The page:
Texas Criminal Pattern Jury Instructions (TCPJI) (2010)
Note: Texas Criminal Pattern Jury Charges were updated in 2015.
strong> Chapter 3. Defenses & Special Evidentiary Charges
A. Law

3:1770 Admissibility of Prior Bad Acts/Bad Character of Alleged 
Injured Party

In a self-defense case where there is some evidence of an act on the part of the alleged injured party sufficient to raise the issue as to who was the “first aggressor,” evidence of both the general reputation of the alleged injured party for being a violent or dangerous person, and prior specific acts of violent misconduct committed by the alleged party are admissible. See, e.g., Mozon v. State, 991 S.W.2d 841, 845-46 (Tex.Crim.App. 1999); Gutierrez v. State, 764 S.W.2d 796, 798 (Tex. Crim.App. 1989); Thompson v. State, 659 S.W.2d 649, 653-54 (Tex.Crim.App. 1983); Navarro v. State, 639 S.W.2d 945, 946 (Tex. Crim.App. 1982); Dempsey v. State, 266 S.W.2d 875, 877-78, 159 Tex. Crim. 602 (Tex.Crim.App. 1954). This portion of the so-called Dempsey rule was codified in Rule 404(a)(2) of the Rules of Evidence. See Mozon, 991 S.W.2d at 845-46; Fry v. State, 915 S.W.2d 554, 560 (Tex.App.-Houston [14th Dist.] 1995, no pet.); Carrasquillo v. State, 742 S.W.2d 104, 110 (Tex.App.-Fort Worth 1987, no pet.). Rule 404(a)(2) provides that “evidence of a pertinent trait of character of the victim of the crime” is admissible. See TEX. R. EVID. 404(a)(2). In this situation, the alleged injured party’s character as a violent and aggressive person is a “pertinent trait” as it demonstrates that he was the first aggressor. Because the alleged injured party’s violent and aggressive character is admissible under Rule 404(a)(2), it may be proven by evidence of either specific acts of misconduct, see TEX. R. EVID. 405(b), or reputation and opinion testimony, see TEX. R. EVID. 405(a). See also, e.g., Gonzales v. State, 838 S.W.2d 848, 859 (Tex. App.-Houston [1st Dist.] 1992), pet. dism’d, improvidently granted, 864 S.W.2d 522 (Tex. Crim. App. 1993). In such a situation, the evidence is admissible regardless of whether the defendant knew about it at the time of the alleged offense in question. See, e.g., Thompson, 659 S.W.2d at 654.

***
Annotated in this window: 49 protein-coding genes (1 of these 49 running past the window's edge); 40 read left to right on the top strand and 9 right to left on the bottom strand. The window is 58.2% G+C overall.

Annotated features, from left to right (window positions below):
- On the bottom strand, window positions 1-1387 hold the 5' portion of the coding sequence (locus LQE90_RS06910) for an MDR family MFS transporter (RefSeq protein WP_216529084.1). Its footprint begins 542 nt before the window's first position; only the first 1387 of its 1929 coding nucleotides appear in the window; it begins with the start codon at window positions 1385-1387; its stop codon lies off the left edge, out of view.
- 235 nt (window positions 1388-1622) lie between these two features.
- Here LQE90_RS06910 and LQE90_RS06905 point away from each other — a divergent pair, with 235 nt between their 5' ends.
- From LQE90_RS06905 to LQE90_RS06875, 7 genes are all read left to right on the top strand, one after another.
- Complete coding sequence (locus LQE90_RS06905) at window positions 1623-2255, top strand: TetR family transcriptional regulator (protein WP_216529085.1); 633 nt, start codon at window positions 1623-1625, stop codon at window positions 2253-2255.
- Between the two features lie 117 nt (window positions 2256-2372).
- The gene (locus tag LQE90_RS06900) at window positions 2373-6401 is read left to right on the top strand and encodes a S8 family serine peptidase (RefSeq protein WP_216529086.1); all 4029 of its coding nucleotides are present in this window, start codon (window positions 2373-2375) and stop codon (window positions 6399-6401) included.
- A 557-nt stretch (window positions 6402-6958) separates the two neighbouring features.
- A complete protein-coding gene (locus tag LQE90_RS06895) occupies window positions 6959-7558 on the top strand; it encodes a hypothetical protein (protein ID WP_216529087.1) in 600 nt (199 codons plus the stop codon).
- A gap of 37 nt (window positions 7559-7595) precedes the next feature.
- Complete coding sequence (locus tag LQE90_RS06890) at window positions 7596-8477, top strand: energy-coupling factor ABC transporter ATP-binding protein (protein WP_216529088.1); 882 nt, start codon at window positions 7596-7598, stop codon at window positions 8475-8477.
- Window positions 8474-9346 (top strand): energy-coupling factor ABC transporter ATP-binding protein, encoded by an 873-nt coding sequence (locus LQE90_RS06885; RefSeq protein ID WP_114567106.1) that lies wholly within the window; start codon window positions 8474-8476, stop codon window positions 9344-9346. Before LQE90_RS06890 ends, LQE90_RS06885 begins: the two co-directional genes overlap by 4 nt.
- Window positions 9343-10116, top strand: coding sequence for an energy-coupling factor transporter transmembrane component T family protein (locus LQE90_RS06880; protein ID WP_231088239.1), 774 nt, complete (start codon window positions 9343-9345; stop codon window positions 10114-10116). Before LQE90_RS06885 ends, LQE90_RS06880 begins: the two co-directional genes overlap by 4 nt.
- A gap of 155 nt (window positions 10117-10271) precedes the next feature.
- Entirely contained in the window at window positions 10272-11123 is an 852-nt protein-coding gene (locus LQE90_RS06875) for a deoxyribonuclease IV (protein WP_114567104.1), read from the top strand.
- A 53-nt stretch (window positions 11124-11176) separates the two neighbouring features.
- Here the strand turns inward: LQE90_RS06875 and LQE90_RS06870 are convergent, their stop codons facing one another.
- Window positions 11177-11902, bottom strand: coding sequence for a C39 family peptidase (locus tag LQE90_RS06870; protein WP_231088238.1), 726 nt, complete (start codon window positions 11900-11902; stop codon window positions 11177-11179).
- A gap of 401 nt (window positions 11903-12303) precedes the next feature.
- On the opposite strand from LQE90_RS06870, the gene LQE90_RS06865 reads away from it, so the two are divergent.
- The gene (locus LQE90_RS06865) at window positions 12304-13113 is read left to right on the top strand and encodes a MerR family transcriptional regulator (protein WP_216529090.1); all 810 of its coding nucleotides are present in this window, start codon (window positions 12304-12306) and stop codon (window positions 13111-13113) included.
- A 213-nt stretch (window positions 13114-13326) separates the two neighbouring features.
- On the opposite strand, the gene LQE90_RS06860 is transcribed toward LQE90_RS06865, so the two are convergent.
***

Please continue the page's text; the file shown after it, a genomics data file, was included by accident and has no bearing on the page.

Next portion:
Evidence of the alleged injured party’s bad acts and bad character is also admissible as it is probative of the reasonableness of a defendant’s belief that he had to defend himself; assuming, of course, that the defendant knew about the bad acts and bad character. See, e.g., Fry v. State, 915 S.W.2d 554, 560-61 (Tex. App.-Houston[1st Dist.] 1995, no pet.) (“if the evidence is offered to show the defendant killed the decedent because he reasonably believed his life to be in danger, the defendant must first establish that he was aware of the decedent’s violent character . . . His knowledge of the deceased’s aggressive nature may be from personal knowledge or from hearsay” (citations omitted)).